Weekly Hoard – November week 2

So, I’m thinking I’ll do a weekly hoard instead of a monthly one – easier to create, and easier to read!


Kite Spirit – Sita Brachmachari

I was actually staring because I wanted to paint you.”

Kite’s best friend is called Dawn. No, was called Dawn. Because Dawn committed the big S. Kite can’t even bring herself to say the word. Her dad refers to it as ‘what happened.’ Nobody really seems to want to say it. Because nobody wants to accept the fact that Dawn killed herself. She committed suicide. Kite’s struggling to cope with this fact. She keeps running over everything in her head, analysing her own actions again and again. What if she’d done this differently? What if she’d been a better friend, rather than failing to notice that her best friend was slipping into despair? Then, one day, Kite’s father takes her on a holiday to the place his mother came from. Kite starts seeing Dawn everywhere. She thinks she’s trying to send her a message, but she’s not sure what…

This book was… emotional. Kite really does blame herself for Dawn’s death. Looking back, she feels like she should have seen the warning signs, spent more time with Dawn, tried harder to get into her apartment the day she didn’t show up at school. She also wonders if she was really a good enough friend to Dawn – Dawn never even mentioned that she was feeling any different to normal. Dawn’s death affected everyone in the book in different ways, and it was really interesting to see how each of the characters dealt with their grief. Kite’s parents were very focused on helping Kite to get over her grief, but her father especially struggled to talk about and accept what had happened. As you would expect, Dawn’s parents were torn apart. They moved away from their apartment, and were completely consumed by their grief. You see, grief can go two ways. You can give up, and spend all your time being sad about the person you lost, or you can keep going.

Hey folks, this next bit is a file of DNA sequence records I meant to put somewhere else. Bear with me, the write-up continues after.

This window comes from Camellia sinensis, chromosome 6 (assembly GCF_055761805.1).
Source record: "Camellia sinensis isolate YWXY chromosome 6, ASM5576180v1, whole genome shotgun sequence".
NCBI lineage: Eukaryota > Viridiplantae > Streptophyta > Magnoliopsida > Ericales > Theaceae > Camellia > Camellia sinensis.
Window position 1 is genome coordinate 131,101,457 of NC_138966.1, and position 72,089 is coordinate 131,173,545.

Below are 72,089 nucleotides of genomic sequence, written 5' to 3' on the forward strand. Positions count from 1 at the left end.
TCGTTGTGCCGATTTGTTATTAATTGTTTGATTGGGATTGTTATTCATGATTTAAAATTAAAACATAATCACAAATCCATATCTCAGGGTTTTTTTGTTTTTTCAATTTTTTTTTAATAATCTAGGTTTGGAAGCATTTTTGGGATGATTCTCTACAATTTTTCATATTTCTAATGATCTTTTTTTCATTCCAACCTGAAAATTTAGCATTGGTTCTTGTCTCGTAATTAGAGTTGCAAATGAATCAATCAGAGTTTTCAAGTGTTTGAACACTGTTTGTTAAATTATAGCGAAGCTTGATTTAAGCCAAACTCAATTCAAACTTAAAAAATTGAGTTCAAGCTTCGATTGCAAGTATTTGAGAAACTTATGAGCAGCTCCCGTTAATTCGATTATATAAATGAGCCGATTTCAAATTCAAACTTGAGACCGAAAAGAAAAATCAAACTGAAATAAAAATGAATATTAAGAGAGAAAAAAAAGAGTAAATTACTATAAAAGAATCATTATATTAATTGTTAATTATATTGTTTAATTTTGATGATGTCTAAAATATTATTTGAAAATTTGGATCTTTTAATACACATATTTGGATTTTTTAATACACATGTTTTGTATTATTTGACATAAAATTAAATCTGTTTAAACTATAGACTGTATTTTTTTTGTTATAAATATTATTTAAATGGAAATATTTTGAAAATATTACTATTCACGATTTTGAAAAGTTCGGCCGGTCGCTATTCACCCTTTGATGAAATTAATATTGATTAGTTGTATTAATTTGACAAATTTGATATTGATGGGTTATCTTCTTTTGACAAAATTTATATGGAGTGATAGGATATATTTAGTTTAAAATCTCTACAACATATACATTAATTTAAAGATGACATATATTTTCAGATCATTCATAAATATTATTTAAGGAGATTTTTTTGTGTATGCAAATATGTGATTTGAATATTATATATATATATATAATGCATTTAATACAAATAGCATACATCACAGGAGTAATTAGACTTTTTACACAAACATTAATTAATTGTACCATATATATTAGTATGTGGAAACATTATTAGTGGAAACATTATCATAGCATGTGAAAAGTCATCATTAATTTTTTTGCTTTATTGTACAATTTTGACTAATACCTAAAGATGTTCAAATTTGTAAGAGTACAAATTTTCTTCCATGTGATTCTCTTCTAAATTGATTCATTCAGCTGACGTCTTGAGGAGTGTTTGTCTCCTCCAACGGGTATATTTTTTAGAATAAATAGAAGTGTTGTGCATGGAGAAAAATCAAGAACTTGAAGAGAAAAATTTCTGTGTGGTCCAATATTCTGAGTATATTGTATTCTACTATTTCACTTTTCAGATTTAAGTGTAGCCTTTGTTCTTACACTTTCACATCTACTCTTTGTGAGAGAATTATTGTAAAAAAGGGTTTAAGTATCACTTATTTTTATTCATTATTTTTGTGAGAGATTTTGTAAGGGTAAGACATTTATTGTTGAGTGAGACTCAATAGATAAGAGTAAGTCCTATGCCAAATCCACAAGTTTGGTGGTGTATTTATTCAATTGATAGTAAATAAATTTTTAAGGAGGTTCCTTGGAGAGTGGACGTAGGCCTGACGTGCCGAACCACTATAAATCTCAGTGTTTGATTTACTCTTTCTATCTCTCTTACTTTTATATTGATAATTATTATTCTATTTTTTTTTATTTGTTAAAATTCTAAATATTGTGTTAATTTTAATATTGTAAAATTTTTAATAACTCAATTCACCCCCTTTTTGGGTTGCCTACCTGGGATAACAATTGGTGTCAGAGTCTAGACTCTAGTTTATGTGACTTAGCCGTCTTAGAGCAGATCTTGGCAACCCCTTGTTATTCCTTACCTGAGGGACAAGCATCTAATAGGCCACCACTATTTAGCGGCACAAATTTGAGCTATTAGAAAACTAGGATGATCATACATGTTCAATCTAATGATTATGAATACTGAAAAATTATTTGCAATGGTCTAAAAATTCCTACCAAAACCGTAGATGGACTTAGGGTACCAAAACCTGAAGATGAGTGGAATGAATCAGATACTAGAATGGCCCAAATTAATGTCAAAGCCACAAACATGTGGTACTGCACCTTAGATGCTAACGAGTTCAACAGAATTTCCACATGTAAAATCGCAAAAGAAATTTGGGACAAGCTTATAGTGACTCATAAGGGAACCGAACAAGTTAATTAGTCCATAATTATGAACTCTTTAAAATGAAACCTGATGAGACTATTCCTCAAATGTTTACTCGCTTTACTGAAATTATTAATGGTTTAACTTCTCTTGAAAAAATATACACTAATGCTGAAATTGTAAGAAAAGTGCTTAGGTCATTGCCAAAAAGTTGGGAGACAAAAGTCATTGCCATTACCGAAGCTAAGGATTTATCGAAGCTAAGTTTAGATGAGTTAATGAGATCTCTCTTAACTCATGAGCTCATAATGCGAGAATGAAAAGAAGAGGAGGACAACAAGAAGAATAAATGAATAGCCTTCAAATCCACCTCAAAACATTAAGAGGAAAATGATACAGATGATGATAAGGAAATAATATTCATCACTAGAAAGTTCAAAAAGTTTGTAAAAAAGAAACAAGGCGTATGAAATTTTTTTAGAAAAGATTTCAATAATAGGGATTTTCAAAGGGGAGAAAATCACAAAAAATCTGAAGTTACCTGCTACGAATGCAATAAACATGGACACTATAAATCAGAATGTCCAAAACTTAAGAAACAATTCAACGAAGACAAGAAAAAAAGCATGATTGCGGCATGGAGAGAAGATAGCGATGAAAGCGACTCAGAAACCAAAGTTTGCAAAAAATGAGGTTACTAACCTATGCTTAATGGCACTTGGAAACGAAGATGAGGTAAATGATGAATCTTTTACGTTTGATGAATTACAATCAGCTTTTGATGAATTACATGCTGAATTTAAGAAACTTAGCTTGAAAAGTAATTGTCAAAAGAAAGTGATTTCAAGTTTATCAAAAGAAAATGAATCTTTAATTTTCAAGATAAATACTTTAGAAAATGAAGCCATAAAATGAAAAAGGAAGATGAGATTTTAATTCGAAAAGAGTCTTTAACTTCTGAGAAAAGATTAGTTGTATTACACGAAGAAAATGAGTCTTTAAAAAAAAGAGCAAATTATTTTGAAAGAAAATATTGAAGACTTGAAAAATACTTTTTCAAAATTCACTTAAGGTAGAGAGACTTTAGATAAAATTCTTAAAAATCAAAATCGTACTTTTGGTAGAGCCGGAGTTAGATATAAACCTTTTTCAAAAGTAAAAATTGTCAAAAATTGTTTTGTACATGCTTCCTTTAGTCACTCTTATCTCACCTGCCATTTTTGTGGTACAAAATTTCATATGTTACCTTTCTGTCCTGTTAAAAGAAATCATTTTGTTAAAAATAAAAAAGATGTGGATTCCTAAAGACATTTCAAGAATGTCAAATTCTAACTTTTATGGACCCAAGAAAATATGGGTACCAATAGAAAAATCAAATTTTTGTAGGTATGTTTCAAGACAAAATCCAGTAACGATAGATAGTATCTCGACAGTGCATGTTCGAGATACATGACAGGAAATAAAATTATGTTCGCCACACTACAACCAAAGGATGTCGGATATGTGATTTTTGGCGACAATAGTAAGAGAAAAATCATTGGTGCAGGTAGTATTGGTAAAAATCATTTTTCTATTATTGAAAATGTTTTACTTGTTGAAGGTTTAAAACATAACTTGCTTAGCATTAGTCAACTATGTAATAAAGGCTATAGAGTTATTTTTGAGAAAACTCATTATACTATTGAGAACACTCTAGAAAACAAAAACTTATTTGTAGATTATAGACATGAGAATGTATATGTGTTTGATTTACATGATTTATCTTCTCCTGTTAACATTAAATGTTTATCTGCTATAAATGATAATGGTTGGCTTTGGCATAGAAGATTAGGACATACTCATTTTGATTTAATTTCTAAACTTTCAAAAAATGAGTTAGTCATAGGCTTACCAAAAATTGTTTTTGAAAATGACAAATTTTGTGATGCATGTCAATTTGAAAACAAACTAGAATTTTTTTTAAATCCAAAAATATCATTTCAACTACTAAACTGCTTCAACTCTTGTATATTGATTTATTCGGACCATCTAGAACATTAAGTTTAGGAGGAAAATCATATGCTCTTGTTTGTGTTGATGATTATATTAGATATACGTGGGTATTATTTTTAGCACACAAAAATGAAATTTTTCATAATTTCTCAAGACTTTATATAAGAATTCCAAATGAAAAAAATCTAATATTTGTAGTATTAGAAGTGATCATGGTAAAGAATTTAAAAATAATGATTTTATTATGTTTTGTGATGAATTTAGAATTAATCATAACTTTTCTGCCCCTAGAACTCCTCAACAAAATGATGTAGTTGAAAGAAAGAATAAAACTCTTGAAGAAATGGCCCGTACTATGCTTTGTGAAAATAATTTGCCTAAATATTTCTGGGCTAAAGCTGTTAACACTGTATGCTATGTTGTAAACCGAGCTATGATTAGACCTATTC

Ironheart – Allan Boroughs

Outside the sky had turned black and thing, with silvery clouds forming concentric circles over the lake.”